The Essential Anne Wilkinson by Anne Wilkinson and Ingrid Ruthig
The Essential Anne Wilkinson gives voice to a highly regarded but oft-forgotten poet who introduced a unique female perspective to the Canadian modernist movement.
Anne Wilkinson’s poetic career emerged during a time of few Canadian poets—and even fewer who were women. The Essential Anne Wilkinson showcases the work of her abbreviated but meaningful career, with poems that range from intellectual and symbolic lyrics, to direct, incisive satire. Infused with a woman’s perspective, Wilkinson’s poems reflect her attempts to come to terms with the restrictive world within which she was born and to find her voice amid the expectations of society, gender and class.
The Essential Poets Series presents the works of Canada’s most celebrated poets in a package that is beautiful, accessible, and affordable. The Essential Anne Wilkinson is the 11th volume in the series.
Table of contents
Counterpoint to Sleep (1951)
The Up and the Down of It
Theme and Variation
After Reading Kafka
To a Psycho-Neurotic
The Hangman Ties The Holly (1955)
"I was born a boy, and a maiden..."
In June and Gentle Oven
The Red and the Green
Topsoil to the Wind
Little Men Slip into Death
Daily the Drum
Boys and Girls
Poem in Three Parts
To a Sleep Addict
Where Cliffs, Reflected, Cower
Heresies and Other Poems (1946 – 1961, manuscript)
Nature Be Damned
A Sorrow of Stones
Variations On A Theme
From the copy-books (1945 – 61)
Letter to My Children
Notes on Suburbia
About Anne Wilkinson
With smartly arranged variety, this is a worthy introduction to Wilkinson’s work.
The Essential Anne Wilkinson is an elegant volume featuring Ingrid Ruthig’s selections of the Canadian modernist poet’s work. Against the odds of gaining notice in a field dominated by men, Wilkinson published two respected poetry collections in her lifetime after age forty. Her work deserves a second look for its coiled energy and biting, elemental imagery.
Ruthig gathers signature poems from Counterpoint to Sleep, The Hangman Ties the Holly, and Wilkinson’s manuscripts. The poems span from 1945 to 1961, and subjects include lakeside settings, thoughts on reading Kafka, family, suburbia, the act of writing, and motherhood. Wilkinson enlivens everyday concerns with original perspectives. A talent for strong sounds, apt rhymes, and well-earned conclusions links these poems together.
The choice to meld features of the human body with nature especially resonates. Lines such as "I was a poet then. Boldly I carried my light / Through all the pressure of black water. / My blood was cold with fire for I swam / In the glimmer of a self-ignited lantern" unfold in crisp, controlled scenes that depict powerful emotions.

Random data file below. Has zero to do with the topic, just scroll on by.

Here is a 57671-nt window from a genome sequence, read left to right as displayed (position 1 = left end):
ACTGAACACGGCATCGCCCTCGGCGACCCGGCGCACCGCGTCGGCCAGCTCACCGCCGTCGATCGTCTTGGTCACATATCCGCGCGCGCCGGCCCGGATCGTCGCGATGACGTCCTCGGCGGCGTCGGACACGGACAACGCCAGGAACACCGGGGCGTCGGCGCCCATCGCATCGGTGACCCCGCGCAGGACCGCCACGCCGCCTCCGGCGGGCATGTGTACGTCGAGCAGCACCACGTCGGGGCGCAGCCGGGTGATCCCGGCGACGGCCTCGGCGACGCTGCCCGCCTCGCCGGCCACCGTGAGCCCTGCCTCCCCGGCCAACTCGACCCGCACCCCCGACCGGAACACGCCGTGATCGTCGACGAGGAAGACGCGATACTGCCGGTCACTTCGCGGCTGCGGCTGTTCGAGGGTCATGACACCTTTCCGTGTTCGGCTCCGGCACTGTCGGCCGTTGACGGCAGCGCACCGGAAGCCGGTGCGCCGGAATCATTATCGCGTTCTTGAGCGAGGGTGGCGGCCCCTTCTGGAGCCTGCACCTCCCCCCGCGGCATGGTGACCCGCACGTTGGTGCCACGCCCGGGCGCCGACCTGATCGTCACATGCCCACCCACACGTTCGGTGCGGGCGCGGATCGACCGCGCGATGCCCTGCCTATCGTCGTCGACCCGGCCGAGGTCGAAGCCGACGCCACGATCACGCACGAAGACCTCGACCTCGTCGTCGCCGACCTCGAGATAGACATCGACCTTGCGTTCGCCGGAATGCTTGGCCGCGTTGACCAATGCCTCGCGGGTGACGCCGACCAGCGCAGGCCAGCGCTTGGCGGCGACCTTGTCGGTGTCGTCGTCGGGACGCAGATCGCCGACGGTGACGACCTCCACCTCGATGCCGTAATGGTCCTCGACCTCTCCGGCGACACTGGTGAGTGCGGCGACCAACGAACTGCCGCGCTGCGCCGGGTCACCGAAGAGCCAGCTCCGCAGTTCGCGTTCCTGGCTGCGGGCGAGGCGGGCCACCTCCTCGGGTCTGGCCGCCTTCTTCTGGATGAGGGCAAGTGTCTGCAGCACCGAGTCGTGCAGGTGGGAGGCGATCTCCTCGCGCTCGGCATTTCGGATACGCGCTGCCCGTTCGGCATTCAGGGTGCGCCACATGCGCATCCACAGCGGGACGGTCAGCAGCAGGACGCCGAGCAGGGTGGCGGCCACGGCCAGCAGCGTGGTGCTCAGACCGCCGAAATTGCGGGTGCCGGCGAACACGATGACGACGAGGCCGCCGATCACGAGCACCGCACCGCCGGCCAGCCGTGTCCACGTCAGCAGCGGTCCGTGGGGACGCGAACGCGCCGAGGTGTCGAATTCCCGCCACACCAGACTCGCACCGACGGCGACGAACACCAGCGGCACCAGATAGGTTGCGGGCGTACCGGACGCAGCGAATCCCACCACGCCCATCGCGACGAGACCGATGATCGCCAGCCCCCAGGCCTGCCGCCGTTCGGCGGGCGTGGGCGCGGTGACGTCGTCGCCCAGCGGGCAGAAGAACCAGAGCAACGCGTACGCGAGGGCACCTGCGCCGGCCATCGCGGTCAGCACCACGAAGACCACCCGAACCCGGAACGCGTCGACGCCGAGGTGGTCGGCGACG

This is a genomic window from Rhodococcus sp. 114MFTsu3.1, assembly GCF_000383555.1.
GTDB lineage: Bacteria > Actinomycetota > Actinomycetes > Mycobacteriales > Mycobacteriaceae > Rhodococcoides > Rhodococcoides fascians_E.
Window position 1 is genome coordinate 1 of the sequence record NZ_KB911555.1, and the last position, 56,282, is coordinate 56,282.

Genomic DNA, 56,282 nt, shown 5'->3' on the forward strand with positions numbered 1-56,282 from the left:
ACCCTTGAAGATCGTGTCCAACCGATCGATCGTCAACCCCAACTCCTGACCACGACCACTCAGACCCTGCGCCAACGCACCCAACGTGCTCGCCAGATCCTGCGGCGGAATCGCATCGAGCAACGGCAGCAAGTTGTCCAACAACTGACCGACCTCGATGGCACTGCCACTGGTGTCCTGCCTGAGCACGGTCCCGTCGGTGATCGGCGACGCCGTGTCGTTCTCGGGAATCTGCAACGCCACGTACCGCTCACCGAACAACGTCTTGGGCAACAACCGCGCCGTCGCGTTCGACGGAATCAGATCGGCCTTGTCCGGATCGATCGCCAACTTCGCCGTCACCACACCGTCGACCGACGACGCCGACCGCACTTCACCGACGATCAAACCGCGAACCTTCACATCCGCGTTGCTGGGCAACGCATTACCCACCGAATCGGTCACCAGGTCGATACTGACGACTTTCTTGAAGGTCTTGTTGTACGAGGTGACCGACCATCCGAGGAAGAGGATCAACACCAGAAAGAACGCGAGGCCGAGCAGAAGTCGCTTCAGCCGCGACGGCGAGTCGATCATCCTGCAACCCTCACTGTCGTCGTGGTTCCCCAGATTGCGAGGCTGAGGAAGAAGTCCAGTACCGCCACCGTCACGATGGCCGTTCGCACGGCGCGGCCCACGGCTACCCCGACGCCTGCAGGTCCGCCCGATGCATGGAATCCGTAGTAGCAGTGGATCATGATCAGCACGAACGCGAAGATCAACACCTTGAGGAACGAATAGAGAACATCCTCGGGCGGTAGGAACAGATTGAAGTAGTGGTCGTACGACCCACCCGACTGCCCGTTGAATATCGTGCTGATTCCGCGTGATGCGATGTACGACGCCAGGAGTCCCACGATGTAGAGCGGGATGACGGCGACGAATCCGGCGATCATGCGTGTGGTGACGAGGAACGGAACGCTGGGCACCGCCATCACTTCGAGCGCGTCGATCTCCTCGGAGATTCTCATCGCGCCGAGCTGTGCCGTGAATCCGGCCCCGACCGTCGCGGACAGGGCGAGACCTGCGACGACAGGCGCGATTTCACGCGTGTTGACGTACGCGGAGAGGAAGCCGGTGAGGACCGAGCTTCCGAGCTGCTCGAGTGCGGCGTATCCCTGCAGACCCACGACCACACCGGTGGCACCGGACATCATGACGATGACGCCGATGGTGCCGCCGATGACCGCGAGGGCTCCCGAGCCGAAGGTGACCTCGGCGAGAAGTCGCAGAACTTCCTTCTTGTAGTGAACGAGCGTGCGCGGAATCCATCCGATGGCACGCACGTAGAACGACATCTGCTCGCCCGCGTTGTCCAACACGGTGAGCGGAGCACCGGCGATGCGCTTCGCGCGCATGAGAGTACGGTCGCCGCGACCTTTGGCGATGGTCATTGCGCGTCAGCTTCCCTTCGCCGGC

Other moments expertly braid internal states, such as loss, with external wildness: "My heart is boughed by the cedar / That covers with green limbs the bones of my children." In different poems, a "twig is a nerve," lovers "peel the skin of summer / With their teeth," a speaker finds rosemary to "stitch the leaves / To green hearts on my sleeve; / My new green arteries // Fly streamers [...]." Even when hard realizations define her speakers’ experiences, the poet continually maps the physical world with an attentiveness that suggests prayer. The result is an arresting look at one poet’s consistent vision.
Another intriguing aspect of the poems is the dark sensibility that manifests throughout. The portrayal of womanhood in terms of mystery and the forbidden recurs: "I was witch and I could be / Bird or leaf / Or branch and bark of tree." In "Untitled," "full moons froth with my / And witches’ milk." Sometimes dangerous invitations seep into unexpected poems. In "Lullaby," a gentle opening transforms when the speaker asks, "But if I smother, / Breathe a feather / As a shroud?" Time and time again the poet creates a series of provocative masks; speakers shift almost imperceptibly, their voices confident.
The impression the book leaves is one of painstaking craft. Though a few phrasings turn precious, the majority of the lines remain sharp. With smartly arranged variety, this is a worthy introduction to Wilkinson’s work, and a useful addition to collections on women’s studies as well as modernism.
—Karen Rigby, Foreword Reviews
’The strength of the collection is ... in the interplay between its intimate voice and its careful technique, and it rewards a reading that it attentive to both these elements as well. It is a strong addition to the Essential Poets Series and should serve to raise the profile of a Canadian poet who is still too often neglected.’
—Jeremy Luke Hill